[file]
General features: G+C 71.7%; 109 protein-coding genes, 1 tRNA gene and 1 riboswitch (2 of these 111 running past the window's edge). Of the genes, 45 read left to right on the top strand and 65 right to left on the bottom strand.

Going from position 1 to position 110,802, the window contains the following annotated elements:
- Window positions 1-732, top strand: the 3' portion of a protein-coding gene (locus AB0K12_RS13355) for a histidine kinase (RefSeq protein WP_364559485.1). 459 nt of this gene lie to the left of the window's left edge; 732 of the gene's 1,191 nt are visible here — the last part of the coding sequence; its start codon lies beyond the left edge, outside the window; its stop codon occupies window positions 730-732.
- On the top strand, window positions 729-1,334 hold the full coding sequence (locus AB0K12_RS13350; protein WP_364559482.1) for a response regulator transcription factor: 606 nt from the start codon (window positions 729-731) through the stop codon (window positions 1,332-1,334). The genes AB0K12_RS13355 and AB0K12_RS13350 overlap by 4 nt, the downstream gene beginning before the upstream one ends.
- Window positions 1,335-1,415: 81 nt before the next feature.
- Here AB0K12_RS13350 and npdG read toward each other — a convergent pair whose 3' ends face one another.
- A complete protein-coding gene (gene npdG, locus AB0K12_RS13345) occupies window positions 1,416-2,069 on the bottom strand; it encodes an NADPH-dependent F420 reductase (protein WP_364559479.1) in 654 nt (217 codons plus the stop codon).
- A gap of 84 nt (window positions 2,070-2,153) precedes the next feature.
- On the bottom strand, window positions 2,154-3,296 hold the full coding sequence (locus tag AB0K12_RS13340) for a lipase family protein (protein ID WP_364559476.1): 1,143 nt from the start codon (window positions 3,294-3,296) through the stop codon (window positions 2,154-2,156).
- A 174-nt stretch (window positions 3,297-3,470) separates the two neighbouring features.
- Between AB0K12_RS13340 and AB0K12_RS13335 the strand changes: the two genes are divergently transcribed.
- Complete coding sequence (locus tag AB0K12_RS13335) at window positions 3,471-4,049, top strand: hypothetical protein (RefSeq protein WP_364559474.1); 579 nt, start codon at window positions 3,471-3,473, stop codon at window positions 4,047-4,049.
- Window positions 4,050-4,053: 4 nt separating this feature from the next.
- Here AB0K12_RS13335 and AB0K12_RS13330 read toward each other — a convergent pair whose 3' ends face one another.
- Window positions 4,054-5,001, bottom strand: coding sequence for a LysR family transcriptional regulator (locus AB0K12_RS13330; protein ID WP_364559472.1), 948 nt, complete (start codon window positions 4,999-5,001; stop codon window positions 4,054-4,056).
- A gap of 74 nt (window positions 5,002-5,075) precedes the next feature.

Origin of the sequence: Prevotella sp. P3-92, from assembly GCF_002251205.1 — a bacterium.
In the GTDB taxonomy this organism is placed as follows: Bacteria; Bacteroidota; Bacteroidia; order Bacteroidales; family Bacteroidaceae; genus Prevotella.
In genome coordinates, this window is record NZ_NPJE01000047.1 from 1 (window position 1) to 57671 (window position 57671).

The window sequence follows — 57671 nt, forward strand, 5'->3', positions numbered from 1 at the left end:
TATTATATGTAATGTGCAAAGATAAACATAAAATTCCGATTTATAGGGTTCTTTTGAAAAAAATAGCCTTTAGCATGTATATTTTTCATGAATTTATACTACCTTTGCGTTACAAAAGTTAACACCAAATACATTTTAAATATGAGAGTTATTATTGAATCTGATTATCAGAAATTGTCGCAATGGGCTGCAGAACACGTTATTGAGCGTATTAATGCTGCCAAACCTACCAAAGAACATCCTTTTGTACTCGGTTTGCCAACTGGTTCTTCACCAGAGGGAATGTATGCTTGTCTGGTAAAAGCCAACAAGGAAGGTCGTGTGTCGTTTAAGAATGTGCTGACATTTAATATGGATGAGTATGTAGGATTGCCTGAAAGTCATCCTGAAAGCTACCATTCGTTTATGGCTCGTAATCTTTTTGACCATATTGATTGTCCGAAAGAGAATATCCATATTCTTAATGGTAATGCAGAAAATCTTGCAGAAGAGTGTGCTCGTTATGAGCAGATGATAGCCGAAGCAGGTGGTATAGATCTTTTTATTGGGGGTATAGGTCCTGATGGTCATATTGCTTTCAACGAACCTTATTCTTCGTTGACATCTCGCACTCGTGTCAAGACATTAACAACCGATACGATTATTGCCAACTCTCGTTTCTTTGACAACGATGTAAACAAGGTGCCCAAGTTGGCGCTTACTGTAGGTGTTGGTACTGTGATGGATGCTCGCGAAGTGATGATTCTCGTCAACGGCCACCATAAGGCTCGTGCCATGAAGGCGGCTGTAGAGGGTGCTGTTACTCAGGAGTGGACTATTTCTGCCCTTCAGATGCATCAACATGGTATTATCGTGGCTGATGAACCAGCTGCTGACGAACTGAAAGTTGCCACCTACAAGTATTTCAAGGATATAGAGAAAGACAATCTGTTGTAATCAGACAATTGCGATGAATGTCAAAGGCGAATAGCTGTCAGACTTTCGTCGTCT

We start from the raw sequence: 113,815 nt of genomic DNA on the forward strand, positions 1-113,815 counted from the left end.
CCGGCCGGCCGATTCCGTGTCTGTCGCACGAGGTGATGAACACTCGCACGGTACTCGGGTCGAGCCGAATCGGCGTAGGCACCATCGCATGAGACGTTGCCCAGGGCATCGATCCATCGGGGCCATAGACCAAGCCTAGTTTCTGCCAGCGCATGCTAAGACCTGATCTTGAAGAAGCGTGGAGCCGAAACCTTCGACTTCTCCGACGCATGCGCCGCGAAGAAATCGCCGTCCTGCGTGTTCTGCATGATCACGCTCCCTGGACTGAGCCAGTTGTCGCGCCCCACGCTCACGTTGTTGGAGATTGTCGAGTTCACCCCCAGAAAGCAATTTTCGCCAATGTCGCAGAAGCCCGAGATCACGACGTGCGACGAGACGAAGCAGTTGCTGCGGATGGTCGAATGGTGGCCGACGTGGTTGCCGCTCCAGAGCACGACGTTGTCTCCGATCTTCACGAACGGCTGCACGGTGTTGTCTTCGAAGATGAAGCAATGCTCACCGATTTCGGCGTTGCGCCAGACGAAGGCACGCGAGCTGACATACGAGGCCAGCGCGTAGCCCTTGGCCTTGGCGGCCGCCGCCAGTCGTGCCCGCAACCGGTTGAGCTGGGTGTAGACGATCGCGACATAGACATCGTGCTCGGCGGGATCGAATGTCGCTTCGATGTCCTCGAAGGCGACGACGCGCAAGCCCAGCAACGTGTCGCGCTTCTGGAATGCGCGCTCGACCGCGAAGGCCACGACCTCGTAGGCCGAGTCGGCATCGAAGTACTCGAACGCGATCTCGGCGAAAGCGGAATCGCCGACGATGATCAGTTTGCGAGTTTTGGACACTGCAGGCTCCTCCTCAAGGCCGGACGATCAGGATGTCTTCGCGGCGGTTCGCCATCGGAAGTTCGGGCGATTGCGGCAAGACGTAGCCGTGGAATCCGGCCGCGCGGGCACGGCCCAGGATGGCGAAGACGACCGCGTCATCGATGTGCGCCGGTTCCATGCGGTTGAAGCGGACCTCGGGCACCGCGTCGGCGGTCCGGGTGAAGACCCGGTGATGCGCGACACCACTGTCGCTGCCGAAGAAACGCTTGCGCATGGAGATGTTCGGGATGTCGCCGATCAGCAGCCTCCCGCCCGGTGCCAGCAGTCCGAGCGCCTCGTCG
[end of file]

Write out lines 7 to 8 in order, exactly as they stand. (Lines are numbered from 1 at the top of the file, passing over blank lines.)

- A complete protein-coding gene (gene npdG, locus AB0K12_RS13345) occupies window positions 1,416-2,069 on the bottom strand; it encodes an NADPH-dependent F420 reductase (protein WP_364559479.1) in 654 nt (217 codons plus the stop codon).
- A gap of 84 nt (window positions 2,070-2,153) precedes the next feature.